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Politics & Government
Thu August 9, 2012
US Congressmen Amash, Huizenga weigh in on “sequestration” debate
President Obama and leaders in Congress will need to agree on a way to reduce the federal budget deficit to avoid automatic, sweeping cuts in January. There’s concern that the cuts could have a damaging effect on the economy and military programs.
The cuts are looming because Congress authorized the federal government to borrow more money last summer. In exchange, a bi-partisan super committee (Michigan Congressmen Dave Camp and Fred Upton served on the committee) was supposed to come up with a plan to cut the federal deficit. But that committee failed.
Congressman Justin Amash says, yeah, he called it.
"…That they would raise the debt ceiling, borrow more and then later on say ‘oh we don’t want to do these cuts’ and that’s exactly what’s happening,” Amash said.
Amash, who represents Michigan’s 3rddistrict, was the only Republican from Michigan to vote against what he says was a “phony plan” to begin with.
Republican Congressman Bill Huizenga represents Michigan’s second district. He believes Democrats and Republicans will probably figure something out to avoid those cuts, even during a heated election season. Especially once the Office of Management and Budget completes its report on exactly what could be automatically cut in January.
The AP has a good breakdown of the "nuts and bolts" of the sequestration here.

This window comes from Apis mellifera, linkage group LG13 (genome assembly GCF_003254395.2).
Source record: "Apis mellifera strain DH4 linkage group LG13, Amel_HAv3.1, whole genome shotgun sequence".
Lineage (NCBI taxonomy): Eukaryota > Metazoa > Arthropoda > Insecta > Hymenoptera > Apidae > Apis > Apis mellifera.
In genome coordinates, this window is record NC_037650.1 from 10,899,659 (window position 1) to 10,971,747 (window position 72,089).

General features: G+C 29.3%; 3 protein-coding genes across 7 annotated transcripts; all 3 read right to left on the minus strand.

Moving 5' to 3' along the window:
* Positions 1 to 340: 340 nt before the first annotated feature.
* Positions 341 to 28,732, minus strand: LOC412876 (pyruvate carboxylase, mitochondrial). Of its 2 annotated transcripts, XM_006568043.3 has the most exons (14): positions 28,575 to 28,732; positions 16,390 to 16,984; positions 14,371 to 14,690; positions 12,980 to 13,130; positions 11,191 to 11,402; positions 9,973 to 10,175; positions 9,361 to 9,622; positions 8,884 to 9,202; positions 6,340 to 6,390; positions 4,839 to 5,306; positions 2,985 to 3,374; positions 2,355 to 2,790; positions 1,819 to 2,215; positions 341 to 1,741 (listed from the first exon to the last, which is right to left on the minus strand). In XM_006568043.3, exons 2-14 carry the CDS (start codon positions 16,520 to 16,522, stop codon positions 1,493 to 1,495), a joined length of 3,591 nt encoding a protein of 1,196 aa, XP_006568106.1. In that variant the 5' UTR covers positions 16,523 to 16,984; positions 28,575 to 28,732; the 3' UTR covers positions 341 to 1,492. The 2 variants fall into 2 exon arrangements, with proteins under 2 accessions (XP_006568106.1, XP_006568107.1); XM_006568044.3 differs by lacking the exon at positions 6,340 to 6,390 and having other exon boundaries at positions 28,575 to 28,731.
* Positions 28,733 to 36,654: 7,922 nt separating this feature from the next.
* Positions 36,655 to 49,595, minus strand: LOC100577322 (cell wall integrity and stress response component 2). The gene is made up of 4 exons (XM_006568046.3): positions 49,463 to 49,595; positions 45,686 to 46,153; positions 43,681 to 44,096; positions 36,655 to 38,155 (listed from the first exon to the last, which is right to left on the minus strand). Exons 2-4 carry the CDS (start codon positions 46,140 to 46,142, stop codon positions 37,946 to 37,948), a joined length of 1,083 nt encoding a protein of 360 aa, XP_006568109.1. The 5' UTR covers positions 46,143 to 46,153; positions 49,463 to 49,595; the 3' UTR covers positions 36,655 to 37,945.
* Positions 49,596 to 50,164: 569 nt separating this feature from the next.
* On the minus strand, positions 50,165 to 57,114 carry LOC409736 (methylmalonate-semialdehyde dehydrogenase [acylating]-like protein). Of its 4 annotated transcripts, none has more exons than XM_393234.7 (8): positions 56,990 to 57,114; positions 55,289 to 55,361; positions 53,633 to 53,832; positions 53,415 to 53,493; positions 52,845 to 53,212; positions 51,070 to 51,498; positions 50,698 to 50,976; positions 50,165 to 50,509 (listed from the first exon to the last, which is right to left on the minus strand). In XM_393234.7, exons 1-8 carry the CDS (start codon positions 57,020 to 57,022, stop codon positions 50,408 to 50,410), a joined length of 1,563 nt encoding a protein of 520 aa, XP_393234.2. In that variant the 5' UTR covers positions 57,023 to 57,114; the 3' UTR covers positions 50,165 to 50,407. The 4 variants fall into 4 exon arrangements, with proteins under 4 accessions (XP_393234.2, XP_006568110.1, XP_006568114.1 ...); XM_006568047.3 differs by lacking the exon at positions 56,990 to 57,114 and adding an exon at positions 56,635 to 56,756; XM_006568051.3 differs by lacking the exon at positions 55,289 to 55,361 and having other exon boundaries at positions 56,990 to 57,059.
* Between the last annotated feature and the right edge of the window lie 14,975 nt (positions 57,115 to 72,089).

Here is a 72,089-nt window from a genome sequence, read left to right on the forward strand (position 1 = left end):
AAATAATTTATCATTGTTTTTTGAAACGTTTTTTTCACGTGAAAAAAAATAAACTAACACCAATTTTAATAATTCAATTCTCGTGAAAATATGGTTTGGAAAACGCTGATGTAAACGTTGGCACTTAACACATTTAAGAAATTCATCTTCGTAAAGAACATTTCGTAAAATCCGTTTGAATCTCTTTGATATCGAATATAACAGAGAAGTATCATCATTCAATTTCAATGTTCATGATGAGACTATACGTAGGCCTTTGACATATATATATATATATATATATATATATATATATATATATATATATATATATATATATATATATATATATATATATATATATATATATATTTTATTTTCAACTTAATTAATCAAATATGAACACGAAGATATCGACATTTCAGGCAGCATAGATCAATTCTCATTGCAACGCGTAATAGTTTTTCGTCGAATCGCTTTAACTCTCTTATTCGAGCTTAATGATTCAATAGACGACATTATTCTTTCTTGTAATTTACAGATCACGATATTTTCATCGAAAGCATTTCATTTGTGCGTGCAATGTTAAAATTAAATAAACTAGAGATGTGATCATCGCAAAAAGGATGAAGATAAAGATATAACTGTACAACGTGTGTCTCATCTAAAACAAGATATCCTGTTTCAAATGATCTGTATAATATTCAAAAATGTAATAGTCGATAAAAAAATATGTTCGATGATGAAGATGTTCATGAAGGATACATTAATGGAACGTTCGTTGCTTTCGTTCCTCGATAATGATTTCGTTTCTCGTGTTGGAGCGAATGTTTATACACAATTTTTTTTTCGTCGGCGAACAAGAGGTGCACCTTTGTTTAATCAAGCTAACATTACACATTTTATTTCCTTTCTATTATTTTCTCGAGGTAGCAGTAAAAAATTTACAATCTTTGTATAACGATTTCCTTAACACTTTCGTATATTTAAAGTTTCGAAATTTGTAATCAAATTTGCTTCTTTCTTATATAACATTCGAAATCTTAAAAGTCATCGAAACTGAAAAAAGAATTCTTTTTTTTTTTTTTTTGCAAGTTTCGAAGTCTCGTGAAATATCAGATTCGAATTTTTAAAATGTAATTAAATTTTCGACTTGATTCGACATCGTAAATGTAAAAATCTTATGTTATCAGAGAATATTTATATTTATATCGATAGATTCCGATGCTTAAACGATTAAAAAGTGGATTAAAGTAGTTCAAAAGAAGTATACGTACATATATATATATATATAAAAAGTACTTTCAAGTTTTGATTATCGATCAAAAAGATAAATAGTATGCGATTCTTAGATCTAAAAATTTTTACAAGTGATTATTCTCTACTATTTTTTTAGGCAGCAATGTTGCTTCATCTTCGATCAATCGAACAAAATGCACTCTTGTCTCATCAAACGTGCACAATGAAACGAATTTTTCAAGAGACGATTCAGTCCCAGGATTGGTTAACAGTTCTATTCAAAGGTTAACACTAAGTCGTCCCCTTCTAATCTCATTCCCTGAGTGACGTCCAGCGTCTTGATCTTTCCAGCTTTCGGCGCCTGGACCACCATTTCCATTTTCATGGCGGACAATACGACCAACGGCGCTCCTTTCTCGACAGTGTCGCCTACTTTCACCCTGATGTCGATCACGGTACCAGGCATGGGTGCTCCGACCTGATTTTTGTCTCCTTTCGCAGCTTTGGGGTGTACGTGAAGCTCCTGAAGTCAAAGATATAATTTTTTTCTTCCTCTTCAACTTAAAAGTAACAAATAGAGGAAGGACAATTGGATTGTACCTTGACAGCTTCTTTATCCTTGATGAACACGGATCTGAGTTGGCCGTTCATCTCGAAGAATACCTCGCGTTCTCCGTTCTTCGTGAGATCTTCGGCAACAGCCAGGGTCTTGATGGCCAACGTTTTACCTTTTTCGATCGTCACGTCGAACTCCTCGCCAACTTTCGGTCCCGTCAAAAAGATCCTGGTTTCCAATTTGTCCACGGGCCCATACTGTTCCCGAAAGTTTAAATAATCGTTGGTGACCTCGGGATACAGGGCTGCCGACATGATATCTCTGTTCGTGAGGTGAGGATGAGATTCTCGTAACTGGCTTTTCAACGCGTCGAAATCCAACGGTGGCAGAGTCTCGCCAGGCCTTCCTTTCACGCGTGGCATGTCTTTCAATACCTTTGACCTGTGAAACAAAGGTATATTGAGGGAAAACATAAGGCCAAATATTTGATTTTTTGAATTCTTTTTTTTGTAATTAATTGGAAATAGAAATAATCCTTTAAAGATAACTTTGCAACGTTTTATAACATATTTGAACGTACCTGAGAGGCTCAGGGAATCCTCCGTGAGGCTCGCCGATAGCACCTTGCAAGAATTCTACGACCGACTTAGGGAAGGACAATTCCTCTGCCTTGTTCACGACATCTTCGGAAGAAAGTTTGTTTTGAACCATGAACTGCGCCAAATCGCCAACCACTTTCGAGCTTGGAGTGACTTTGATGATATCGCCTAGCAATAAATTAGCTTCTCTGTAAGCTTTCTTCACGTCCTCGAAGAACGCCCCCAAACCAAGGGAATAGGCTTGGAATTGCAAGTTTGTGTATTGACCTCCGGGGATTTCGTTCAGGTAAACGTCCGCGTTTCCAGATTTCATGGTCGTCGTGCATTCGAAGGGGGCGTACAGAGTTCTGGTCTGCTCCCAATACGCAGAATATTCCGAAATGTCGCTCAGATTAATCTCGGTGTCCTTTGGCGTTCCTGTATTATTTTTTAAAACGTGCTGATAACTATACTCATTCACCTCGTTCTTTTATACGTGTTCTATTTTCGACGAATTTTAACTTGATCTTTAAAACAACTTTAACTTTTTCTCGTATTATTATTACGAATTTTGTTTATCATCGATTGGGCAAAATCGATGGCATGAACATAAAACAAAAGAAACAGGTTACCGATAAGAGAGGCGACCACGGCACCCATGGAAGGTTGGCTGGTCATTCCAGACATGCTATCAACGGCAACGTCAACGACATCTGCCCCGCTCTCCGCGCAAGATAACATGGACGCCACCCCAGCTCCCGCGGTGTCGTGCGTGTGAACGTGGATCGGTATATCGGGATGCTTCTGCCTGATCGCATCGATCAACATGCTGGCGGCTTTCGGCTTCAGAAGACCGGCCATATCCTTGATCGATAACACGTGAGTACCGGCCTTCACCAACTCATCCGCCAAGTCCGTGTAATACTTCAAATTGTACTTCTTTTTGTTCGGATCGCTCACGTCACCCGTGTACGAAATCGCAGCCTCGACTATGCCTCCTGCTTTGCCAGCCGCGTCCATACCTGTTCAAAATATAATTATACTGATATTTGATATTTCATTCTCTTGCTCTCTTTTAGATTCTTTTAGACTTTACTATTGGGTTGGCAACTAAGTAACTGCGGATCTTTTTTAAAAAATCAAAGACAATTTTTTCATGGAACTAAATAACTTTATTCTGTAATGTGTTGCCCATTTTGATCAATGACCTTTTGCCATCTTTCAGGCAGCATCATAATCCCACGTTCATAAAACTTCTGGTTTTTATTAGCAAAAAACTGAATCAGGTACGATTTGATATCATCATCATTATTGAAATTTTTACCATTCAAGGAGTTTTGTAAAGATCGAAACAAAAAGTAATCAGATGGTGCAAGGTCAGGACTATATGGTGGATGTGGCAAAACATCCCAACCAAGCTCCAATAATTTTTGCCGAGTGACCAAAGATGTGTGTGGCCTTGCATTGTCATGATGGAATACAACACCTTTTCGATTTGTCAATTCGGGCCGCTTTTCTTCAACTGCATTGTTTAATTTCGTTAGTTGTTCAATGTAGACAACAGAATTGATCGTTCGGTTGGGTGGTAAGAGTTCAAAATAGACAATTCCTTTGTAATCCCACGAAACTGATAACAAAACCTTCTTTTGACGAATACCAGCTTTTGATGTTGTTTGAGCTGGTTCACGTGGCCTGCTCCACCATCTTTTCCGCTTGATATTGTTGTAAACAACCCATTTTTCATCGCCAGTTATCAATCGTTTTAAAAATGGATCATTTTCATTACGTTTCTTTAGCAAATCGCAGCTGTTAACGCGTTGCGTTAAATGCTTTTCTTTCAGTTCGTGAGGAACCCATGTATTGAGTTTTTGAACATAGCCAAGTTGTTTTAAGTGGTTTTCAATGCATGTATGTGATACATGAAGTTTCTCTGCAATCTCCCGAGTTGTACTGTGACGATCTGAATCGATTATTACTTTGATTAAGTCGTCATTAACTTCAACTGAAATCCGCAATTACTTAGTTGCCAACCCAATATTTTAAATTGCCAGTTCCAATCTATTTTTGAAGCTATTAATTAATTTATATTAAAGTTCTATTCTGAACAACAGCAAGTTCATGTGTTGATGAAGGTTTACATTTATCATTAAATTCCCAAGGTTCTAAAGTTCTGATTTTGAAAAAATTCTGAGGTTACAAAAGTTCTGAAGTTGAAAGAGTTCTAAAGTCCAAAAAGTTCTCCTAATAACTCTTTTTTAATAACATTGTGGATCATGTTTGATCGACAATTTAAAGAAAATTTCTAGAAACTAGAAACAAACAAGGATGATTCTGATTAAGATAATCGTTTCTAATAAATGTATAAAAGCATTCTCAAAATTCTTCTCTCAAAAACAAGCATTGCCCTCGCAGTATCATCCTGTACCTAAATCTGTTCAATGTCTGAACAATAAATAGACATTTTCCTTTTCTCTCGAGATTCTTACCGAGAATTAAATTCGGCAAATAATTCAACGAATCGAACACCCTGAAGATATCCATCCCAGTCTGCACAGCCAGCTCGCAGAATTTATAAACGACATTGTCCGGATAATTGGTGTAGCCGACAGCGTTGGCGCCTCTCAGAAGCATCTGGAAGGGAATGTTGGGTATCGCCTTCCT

Huizenga says he’ll be looking for that report, which is expected to come out in the next thirty days.
“I think there’s a higher probability that that brings a dose of reality to what it looks like,” Huizenga said. “But now some of it may be the right thing to do moving forward.”
Amash criticizes members of both parties for not be willing to cut more from the military budget or make serious changes to social security and Medicare. Huizenga agrees that cuts to the military budget should be included in a plan to reduce the deficit.
Democrats want to bring in more revenue by raising taxes for the wealthiest Americans. But Huizenga says the economy is too fragile right now to raise taxes for any Americans.
Amash says Republicans need to be willing to close tax loopholes and special deductions for businesses and industries first.
“When we’ve done that we should look at the (tax) rates,” Amash said. “But I would not be supportive of just raising the rates without looking at all the special breaks that are going out because those are the real problem in the code right now."